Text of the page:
Onion grower-shippers in Idaho and eastern Oregon are looking forward to a solid season.

Acreage is about average, although up slightly, according to some.

“As an area, I’d say acreage is up maybe 3% or 4%,” said Kay Riley, general manager of Snake River Produce Inc., Nyssa, Ore.

In an average year, about 21,000 acres are planted, according to the Idaho-Eastern Oregon Onion Committee website.

“We’ve had good strong markets for the last three or four years, so it’s human nature to increase acreage slightly,” Riley said.

So far, weather conditions have been pretty favorable, with a very nice spring and summer. Only in late June did temperatures rise to extremes, but most growers say that isn’t likely to cause major concerns.

“The onions still look quite good,” Riley said.

Riley also said yields look to be good, if not above average. He expects the season to get started around the third week of August.

“For us, we’re about on schedule. Some guys have earlier maturing varieties that may get them going a little quicker this year, but I’m estimating we’ll basically be right in line with last year,” Riley said.

The warm weather has sped up the season for some growers.

“There are some shippers seeing an early harvest. Warm weather has helped to develop the crop earlier,” said Sherise Jones, marketing director of the Idaho-Eastern Oregon Onion Committee, Parma, Idaho.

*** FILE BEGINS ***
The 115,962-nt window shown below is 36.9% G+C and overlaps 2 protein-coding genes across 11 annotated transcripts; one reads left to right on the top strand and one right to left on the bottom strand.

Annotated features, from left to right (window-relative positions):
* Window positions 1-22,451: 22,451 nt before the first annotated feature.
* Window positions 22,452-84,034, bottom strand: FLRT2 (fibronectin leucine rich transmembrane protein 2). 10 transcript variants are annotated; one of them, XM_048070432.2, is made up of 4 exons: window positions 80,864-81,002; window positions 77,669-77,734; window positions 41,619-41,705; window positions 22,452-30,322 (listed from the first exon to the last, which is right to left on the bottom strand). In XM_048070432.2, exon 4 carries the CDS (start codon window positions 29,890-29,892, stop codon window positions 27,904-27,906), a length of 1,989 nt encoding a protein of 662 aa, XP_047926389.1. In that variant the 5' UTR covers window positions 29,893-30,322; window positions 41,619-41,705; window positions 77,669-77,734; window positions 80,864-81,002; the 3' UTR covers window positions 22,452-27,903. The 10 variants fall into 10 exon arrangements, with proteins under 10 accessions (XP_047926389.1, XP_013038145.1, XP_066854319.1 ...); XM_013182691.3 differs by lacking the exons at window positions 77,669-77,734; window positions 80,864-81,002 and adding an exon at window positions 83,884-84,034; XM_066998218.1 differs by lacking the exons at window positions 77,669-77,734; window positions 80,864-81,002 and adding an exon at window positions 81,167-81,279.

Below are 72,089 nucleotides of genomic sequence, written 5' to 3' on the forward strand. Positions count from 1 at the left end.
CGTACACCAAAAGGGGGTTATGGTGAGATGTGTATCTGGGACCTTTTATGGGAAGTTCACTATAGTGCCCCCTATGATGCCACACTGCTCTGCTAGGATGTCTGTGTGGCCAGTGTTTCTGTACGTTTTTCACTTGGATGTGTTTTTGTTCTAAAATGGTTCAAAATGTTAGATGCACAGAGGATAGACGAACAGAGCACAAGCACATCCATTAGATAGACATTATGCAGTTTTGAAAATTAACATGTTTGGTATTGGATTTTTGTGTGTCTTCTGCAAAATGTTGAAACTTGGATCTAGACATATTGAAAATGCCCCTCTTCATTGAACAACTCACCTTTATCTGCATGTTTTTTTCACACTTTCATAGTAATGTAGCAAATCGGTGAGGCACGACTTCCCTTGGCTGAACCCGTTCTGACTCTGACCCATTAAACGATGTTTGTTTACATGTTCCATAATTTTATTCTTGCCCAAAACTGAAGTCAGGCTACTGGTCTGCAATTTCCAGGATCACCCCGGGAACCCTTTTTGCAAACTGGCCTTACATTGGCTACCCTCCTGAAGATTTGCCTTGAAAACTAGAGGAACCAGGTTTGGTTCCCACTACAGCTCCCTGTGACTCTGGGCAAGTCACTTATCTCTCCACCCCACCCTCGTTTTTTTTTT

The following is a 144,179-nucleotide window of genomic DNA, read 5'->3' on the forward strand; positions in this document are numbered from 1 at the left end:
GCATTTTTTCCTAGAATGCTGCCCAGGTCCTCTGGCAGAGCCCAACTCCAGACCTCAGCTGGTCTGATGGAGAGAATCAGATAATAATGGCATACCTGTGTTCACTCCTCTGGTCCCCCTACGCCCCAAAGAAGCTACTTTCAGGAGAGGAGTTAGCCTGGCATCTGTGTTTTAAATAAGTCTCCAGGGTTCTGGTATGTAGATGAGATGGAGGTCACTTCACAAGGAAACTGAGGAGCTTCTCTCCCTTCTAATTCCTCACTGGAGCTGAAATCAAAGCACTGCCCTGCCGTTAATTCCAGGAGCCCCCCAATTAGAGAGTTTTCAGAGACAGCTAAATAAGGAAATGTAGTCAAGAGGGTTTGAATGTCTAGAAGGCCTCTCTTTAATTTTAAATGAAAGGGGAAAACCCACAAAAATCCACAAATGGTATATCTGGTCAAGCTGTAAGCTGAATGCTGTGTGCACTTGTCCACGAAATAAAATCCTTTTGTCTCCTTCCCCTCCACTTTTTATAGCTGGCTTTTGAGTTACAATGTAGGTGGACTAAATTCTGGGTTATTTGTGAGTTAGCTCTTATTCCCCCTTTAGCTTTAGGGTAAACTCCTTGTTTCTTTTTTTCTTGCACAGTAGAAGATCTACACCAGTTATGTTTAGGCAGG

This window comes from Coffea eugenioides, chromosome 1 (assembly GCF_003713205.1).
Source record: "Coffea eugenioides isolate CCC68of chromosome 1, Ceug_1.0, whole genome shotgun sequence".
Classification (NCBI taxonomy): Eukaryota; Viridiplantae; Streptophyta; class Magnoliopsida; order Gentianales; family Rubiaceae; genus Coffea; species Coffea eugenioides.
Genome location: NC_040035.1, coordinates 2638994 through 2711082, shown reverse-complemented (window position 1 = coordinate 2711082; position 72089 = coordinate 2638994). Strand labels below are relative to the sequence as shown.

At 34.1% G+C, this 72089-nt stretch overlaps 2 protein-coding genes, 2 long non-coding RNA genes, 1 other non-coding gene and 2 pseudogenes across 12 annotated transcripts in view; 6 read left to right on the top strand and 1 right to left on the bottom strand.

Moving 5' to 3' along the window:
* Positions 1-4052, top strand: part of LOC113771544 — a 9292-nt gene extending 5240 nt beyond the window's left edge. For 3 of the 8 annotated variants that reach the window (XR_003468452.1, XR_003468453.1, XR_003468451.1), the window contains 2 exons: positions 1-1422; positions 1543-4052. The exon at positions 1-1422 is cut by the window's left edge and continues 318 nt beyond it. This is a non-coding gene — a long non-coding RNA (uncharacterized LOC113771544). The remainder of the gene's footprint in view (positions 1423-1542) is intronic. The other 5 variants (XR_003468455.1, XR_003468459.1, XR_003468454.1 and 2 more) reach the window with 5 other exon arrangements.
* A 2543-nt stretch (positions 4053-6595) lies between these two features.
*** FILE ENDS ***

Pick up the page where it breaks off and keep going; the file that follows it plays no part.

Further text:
Shay Myers, general manager of Owyhee Produce, Nyssa, started harvesting on July 31.

“Overall, the yields look to be about average, but the heat did damage some when we had those days of triple digits,” Myers said.

Jon Watson, president of J.C. Watson Co., Parma, Idaho, agreed it may have been a little too warm but the use of drip irrigation has helped his company stay ahead of excess heat.

“It might cause the season to start a little earlier, but that should give us a comfortable finish,” he said.

In addition, Watson said the market may be ready for onions earlier anyway because California supplies also were expected to end a little early.

Others agree the beginning of the season looks to present a favorable market to Idaho and eastern Oregon growers.

“It appears we may be handed a favorable market trend from California and New Mexico, so we’ll try and supply into that and keep a nice consistent supply,” Watson said.

Unofficial prices for Aug. 11 were listed at $14 for a yellow Spanish hybrid 50-pound sack supercolossal, $12-13 for colossal and $9-10 for jumbo, according to the National Potato and Onion report from the USDA Agriculture Marketing Service.